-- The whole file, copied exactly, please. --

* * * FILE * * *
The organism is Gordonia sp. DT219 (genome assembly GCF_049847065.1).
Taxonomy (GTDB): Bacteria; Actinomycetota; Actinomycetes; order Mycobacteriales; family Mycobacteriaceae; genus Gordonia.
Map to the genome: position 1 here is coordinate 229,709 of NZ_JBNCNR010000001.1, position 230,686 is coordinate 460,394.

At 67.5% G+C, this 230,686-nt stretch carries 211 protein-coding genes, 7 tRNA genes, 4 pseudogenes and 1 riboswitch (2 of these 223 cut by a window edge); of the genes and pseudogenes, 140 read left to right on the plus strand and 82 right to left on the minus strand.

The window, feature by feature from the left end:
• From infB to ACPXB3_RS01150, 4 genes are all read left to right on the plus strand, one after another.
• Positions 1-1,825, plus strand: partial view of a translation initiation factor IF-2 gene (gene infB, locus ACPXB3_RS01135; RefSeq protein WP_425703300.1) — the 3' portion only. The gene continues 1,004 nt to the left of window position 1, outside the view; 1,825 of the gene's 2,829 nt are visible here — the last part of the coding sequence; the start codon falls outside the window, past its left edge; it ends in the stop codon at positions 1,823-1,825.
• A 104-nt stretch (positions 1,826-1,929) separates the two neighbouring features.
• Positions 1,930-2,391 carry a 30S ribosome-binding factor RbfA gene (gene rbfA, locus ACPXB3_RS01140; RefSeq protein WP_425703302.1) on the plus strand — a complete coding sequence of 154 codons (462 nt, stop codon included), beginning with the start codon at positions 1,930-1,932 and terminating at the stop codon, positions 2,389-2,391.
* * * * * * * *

The organism is Gordonia sp. DT219 (genome assembly GCF_049847065.1).
Taxonomy (GTDB): Bacteria; Actinomycetota; Actinomycetes; order Mycobacteriales; family Mycobacteriaceae; genus Gordonia.
Map to the genome: position 1 here is coordinate 229,709 of NZ_JBNCNR010000001.1, position 230,686 is coordinate 460,394.

At 67.5% G+C, this 230,686-nt stretch carries 211 protein-coding genes, 7 tRNA genes, 4 pseudogenes and 1 riboswitch (2 of these 223 cut by a window edge); of the genes and pseudogenes, 140 read left to right on the plus strand and 82 right to left on the minus strand.

The window, feature by feature from the left end:
• From infB to ACPXB3_RS01150, 4 genes are all read left to right on the plus strand, one after another.
• Positions 1-1,825, plus strand: partial view of a translation initiation factor IF-2 gene (gene infB, locus ACPXB3_RS01135; RefSeq protein WP_425703300.1) — the 3' portion only. The gene continues 1,004 nt to the left of window position 1, outside the view; 1,825 of the gene's 2,829 nt are visible here — the last part of the coding sequence; the start codon falls outside the window, past its left edge; it ends in the stop codon at positions 1,823-1,825.
• A 104-nt stretch (positions 1,826-1,929) separates the two neighbouring features.
• Positions 1,930-2,391 carry a 30S ribosome-binding factor RbfA gene (gene rbfA, locus ACPXB3_RS01140; RefSeq protein WP_425703302.1) on the plus strand — a complete coding sequence of 154 codons (462 nt, stop codon included), beginning with the start codon at positions 1,930-1,932 and terminating at the stop codon, positions 2,389-2,391.